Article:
| To begin the wiring process, the hazard light switch snaps into place on the front of the Alpine bezel.
| On the back of the unit, the clock wiring harness that was set aside earlier can be plugged in, followed by the main Alpine harness.
| In order to use all the available factory options with the new unit, the backup camera adapter is plugged into the harness and the SiriusXM adapter is plugged into its corresponding plug.
| The cable for OBD2 is routed down to the OBD2 connector. This will give the user access to factory gauge readouts and other functions.
| Next, it was time to choose a location for the Bluetooth microphone. The Alpine crew chose to put it just outside the upper cabin controls located on the headliner. Then they ran the cord and tucked it behind the factory panels to route the cable down to the radio cavity.
| The Alpine main harness was then plugged into the 4Runner OEM radio wiring. Each individual harness connection is different, so it’s just a matter of matching them up correctly.
| The USB adapter is then plugged in and will allow access to plug in external devices.
| After running the wire down from the headliner and putting the upper factory control unit back in place, the Bluetooth microphone can be plugged in.
| Then the factory radio antenna adapter and radio antenna amplifier are plugged in.
| To finish off the connection of external options, the GPS antenna adapter is attached to the factory wiring. The other end of the GPS adapter is plugged into the Alpine radio, giving it Navigation and other functions that rely on global positioning technology.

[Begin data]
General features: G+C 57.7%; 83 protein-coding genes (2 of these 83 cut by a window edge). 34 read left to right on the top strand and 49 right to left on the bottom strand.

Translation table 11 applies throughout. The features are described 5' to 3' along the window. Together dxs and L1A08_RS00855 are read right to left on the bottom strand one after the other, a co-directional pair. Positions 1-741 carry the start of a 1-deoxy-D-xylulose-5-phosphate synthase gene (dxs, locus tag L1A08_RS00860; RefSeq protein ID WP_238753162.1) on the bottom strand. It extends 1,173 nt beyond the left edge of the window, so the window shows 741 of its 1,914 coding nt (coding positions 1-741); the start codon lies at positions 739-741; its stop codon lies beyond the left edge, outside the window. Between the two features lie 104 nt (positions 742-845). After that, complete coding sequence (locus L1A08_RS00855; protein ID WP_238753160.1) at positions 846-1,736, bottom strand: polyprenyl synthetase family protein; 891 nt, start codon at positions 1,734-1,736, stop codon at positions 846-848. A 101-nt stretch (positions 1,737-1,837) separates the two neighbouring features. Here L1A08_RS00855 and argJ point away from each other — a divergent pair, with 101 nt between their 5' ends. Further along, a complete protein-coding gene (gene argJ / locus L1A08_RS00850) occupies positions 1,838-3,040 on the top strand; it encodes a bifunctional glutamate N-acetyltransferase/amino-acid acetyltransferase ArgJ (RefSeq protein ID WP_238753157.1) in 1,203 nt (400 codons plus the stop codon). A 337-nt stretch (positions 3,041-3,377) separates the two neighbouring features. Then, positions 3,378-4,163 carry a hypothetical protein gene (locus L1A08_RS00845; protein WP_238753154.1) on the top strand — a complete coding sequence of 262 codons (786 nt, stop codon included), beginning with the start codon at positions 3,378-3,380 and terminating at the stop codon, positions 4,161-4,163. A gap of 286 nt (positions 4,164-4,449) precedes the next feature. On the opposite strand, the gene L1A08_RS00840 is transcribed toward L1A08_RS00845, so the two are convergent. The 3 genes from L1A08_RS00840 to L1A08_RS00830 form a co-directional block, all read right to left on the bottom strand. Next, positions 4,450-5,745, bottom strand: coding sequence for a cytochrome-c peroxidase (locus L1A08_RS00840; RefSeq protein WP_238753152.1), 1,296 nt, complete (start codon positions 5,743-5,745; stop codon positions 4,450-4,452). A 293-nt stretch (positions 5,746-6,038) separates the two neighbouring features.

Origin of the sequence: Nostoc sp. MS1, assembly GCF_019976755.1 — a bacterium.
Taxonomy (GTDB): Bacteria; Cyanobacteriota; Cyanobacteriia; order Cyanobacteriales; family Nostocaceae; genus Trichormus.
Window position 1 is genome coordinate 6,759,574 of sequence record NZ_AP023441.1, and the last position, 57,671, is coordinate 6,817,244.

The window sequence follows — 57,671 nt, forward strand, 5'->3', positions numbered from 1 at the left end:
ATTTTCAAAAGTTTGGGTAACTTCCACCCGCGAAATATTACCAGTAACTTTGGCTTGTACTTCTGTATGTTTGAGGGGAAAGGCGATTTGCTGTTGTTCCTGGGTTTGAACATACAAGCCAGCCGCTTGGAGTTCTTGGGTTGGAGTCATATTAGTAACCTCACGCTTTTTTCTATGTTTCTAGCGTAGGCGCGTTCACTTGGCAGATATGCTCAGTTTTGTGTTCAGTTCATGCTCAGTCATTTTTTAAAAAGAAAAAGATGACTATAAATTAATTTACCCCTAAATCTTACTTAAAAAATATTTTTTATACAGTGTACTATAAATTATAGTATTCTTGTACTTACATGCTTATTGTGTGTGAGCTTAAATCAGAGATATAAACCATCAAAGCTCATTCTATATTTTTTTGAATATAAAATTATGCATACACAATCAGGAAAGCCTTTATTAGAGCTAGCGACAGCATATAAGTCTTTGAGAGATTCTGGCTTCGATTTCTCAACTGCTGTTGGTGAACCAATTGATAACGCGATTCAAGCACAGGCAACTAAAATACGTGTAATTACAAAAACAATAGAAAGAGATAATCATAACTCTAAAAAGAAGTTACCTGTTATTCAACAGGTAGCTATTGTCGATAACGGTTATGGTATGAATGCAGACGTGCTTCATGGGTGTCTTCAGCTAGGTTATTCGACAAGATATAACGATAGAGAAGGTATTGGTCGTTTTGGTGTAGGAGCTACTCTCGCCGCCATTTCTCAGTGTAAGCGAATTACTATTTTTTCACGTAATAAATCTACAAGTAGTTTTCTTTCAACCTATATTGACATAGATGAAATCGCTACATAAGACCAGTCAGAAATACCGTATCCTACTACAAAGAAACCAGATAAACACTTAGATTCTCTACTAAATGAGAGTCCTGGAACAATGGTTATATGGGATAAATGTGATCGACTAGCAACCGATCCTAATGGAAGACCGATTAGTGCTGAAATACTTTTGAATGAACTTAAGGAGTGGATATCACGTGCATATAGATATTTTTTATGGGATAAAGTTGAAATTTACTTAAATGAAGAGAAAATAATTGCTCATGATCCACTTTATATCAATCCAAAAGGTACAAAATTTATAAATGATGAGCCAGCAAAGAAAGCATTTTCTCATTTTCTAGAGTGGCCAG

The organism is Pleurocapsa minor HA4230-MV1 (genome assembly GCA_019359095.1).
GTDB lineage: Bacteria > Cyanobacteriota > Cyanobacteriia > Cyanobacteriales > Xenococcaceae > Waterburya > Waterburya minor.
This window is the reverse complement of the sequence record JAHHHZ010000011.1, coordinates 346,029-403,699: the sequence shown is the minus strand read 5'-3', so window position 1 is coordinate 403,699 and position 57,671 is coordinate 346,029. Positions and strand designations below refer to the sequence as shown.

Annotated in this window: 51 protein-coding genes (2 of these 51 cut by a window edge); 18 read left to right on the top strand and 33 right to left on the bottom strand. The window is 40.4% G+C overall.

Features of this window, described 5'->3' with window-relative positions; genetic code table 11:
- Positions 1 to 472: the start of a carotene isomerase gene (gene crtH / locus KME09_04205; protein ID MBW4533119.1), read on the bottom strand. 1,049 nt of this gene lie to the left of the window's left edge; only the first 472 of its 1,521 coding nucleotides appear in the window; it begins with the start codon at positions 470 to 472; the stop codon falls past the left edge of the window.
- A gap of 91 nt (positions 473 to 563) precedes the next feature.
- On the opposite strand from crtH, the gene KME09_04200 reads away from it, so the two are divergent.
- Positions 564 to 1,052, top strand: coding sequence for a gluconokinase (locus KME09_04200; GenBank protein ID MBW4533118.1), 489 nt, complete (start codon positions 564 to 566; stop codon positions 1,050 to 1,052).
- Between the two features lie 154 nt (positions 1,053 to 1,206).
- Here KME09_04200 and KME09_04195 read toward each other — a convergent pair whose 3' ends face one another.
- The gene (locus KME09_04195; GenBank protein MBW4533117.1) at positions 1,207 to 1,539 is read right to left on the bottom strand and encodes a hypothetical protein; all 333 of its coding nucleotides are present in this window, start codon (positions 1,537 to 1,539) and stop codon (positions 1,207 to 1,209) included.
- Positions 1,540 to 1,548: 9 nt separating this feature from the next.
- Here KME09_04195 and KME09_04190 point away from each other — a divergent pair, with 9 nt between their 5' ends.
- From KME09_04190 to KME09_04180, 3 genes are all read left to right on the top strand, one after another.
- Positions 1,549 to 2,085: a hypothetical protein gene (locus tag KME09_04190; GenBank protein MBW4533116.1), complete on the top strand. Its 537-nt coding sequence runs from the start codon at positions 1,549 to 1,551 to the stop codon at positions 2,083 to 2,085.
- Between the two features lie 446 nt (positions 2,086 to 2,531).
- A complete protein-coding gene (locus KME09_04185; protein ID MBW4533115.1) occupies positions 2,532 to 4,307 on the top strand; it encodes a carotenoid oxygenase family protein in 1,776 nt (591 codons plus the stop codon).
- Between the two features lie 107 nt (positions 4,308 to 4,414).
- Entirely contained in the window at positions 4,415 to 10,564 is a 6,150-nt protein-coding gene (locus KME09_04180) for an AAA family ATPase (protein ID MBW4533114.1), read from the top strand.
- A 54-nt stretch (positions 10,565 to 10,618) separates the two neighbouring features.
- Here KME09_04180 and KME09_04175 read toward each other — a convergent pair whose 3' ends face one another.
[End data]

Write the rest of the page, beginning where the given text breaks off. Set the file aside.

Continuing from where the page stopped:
| Alpine’s full iLX-F309FRN setup is connected and ready for installation. The connections are checked one final time to make sure everything is snapped into place correctly.
| The full Alpine radio assembly is lined up and the clips are snapped into the factory holes.
| Using a driver and a 10mm socket, the crew bolts the bottom of the kit to the Toyota dash using two out of the four factory 10mm bolts.
| Then, the HVAC panel is connected with the factory wire that was previously left inside the HVAC cavity on the dashboard. The 4Runner factory HVAC panel snaps into place below the new radio panel.
| The side bezels that were first removed to start this process are now snapped back to their original place, completing the install.
| The ignition is turned on to confirm the radio comes on and make sure the HVAC controls function correctly.
| After the radio initializes, the crew starts to scroll through the customizable gauge and tire pressure screens.
| The 4Runner is turned on and shifted into reverse to check the backup camera functionality.
| The HALO9 has a built-in parametric equalizer, giving each user individual adjustments for sound quality.
| There are also sound curve presets for popular music types if you’re not into messing with adjustments manually. As if the HALO9 isn’t badass on its own, the Alpine crew threw a few more surprises into the 4Runner.
| To complete the demo vehicle, a custom-installed 12-inch X-Series subwoofer resides in the cargo area on the passenger side.
| On the driver side, a custom-installed set of X-Series amplifiers appears to float above the factory side panel, leaving plenty of room for cargo while supplying power to the doors and subwoofer.